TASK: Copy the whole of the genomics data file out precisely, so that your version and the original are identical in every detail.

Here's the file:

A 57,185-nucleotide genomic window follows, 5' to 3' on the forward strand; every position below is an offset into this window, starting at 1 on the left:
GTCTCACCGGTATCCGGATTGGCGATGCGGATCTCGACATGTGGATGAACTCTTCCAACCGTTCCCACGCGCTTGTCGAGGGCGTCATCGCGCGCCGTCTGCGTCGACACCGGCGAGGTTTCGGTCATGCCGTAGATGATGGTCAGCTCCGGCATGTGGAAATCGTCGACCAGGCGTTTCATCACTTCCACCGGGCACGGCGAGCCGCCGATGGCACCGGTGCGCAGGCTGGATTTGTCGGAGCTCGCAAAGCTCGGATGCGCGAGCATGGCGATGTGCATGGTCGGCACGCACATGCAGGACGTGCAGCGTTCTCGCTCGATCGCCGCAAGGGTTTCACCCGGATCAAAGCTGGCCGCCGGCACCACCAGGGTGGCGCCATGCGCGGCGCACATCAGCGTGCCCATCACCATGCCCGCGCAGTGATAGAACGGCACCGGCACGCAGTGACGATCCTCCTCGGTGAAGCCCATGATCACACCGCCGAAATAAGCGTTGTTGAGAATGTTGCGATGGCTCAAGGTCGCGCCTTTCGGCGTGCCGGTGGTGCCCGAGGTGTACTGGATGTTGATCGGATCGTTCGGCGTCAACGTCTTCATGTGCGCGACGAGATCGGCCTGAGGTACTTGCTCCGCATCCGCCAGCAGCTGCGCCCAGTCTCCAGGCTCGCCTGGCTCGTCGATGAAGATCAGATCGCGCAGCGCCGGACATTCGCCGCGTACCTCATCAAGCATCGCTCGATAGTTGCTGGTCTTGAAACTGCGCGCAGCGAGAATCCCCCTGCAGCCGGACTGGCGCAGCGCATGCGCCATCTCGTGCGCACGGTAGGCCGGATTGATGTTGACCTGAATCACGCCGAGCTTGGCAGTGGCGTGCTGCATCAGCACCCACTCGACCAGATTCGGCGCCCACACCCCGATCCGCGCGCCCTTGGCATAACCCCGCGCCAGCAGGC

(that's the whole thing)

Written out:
A 57,185-nucleotide genomic window follows, 5' to 3' on the forward strand; every position below is an offset into this window, starting at 1 on the left:
GTCTCACCGGTATCCGGATTGGCGATGCGGATCTCGACATGTGGATGAACTCTTCCAACCGTTCCCACGCGCTTGTCGAGGGCGTCATCGCGCGCCGTCTGCGTCGACACCGGCGAGGTTTCGGTCATGCCGTAGATGATGGTCAGCTCCGGCATGTGGAAATCGTCGACCAGGCGTTTCATCACTTCCACCGGGCACGGCGAGCCGCCGATGGCACCGGTGCGCAGGCTGGATTTGTCGGAGCTCGCAAAGCTCGGATGCGCGAGCATGGCGATGTGCATGGTCGGCACGCACATGCAGGACGTGCAGCGTTCTCGCTCGATCGCCGCAAGGGTTTCACCCGGATCAAAGCTGGCCGCCGGCACCACCAGGGTGGCGCCATGCGCGGCGCACATCAGCGTGCCCATCACCATGCCCGCGCAGTGATAGAACGGCACCGGCACGCAGTGACGATCCTCCTCGGTGAAGCCCATGATCACACCGCCGAAATAAGCGTTGTTGAGAATGTTGCGATGGCTCAAGGTCGCGCCTTTCGGCGTGCCGGTGGTGCCCGAGGTGTACTGGATGTTGATCGGATCGTTCGGCGTCAACGTCTTCATGTGCGCGACGAGATCGGCCTGAGGTACTTGCTCCGCATCCGCCAGCAGCTGCGCCCAGTCTCCAGGCTCGCCTGGCTCGTCGATGAAGATCAGATCGCGCAGCGCCGGACATTCGCCGCGTACCTCATCAAGCATCGCTCGATAGTTGCTGGTCTTGAAACTGCGCGCAGCGAGAATCCCCCTGCAGCCGGACTGGCGCAGCGCATGCGCCATCTCGTGCGCACGGTAGGCCGGATTGATGTTGACCTGAATCACGCCGAGCTTGGCAGTGGCGTGCTGCATCAGCACCCACTCGACCAGATTCGGCGCCCACACCCCGATCCGCGCGCCCTTGGCATAACCCCGCGCCAGCAGGC